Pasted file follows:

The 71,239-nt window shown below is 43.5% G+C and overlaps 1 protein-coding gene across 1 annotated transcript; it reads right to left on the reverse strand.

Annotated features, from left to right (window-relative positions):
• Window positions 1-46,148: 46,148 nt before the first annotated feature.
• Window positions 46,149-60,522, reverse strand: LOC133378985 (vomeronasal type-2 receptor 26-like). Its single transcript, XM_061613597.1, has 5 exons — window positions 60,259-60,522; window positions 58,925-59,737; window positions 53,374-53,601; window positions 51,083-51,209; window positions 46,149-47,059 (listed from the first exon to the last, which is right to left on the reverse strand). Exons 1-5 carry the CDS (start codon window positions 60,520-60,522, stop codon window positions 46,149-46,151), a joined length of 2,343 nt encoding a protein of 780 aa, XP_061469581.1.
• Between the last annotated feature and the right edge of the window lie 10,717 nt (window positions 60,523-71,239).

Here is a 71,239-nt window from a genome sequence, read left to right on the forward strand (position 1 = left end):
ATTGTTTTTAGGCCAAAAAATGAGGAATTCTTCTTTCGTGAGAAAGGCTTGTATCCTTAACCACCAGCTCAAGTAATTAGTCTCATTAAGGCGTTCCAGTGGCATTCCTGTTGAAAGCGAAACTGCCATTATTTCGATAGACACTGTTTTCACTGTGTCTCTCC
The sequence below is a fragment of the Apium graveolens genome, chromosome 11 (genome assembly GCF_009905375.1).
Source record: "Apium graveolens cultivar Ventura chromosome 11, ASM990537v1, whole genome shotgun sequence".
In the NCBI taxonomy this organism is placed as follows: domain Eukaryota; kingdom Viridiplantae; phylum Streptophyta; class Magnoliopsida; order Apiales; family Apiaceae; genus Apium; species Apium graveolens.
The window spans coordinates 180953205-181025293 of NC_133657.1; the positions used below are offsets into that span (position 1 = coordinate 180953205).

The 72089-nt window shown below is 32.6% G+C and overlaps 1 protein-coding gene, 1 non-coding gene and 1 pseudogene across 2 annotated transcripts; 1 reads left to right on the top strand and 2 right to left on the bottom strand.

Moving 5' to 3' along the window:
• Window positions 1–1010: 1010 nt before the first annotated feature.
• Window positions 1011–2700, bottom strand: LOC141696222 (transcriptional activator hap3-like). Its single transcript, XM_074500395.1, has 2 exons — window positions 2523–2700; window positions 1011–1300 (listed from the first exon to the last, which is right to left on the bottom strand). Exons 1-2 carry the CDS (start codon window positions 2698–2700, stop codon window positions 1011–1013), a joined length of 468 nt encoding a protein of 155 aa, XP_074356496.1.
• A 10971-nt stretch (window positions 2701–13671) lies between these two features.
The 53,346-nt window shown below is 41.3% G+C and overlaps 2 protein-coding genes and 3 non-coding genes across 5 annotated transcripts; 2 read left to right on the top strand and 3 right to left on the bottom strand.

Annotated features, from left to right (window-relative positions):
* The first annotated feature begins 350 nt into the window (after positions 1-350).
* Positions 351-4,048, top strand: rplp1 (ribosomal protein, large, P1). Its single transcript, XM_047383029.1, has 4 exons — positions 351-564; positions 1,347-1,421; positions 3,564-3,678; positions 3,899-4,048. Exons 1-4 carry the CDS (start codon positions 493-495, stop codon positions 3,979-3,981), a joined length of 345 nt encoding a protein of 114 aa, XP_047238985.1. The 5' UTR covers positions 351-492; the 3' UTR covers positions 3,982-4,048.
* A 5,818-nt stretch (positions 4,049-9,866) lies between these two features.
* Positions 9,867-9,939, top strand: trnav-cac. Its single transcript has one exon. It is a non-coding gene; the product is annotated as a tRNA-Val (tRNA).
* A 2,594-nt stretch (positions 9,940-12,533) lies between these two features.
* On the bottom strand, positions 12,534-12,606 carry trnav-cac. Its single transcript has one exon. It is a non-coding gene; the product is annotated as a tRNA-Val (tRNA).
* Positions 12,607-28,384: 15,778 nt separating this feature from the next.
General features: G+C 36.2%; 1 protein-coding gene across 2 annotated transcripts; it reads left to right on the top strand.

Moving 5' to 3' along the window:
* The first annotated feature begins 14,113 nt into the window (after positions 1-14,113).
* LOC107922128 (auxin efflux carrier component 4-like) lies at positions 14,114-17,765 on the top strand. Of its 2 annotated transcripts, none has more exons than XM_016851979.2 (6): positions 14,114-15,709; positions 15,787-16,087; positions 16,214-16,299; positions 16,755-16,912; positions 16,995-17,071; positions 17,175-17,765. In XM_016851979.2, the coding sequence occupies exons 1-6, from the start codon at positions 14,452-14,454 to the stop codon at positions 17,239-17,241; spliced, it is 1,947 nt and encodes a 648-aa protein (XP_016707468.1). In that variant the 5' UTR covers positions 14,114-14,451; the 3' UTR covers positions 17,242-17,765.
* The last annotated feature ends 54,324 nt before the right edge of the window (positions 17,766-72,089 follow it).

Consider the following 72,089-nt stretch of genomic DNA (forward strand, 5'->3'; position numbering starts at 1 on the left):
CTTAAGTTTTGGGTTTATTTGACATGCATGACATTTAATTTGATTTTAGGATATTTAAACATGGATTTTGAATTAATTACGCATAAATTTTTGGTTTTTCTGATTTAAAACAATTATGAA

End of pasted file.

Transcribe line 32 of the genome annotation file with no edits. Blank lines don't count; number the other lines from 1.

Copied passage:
CTTAAGTTTTGGGTTTATTTGACATGCATGACATTTAATTTGATTTTAGGATATTTAAACATGGATTTTGAATTAATTACGCATAAATTTTTGGTTTTTCTGATTTAAAACAATTATGAA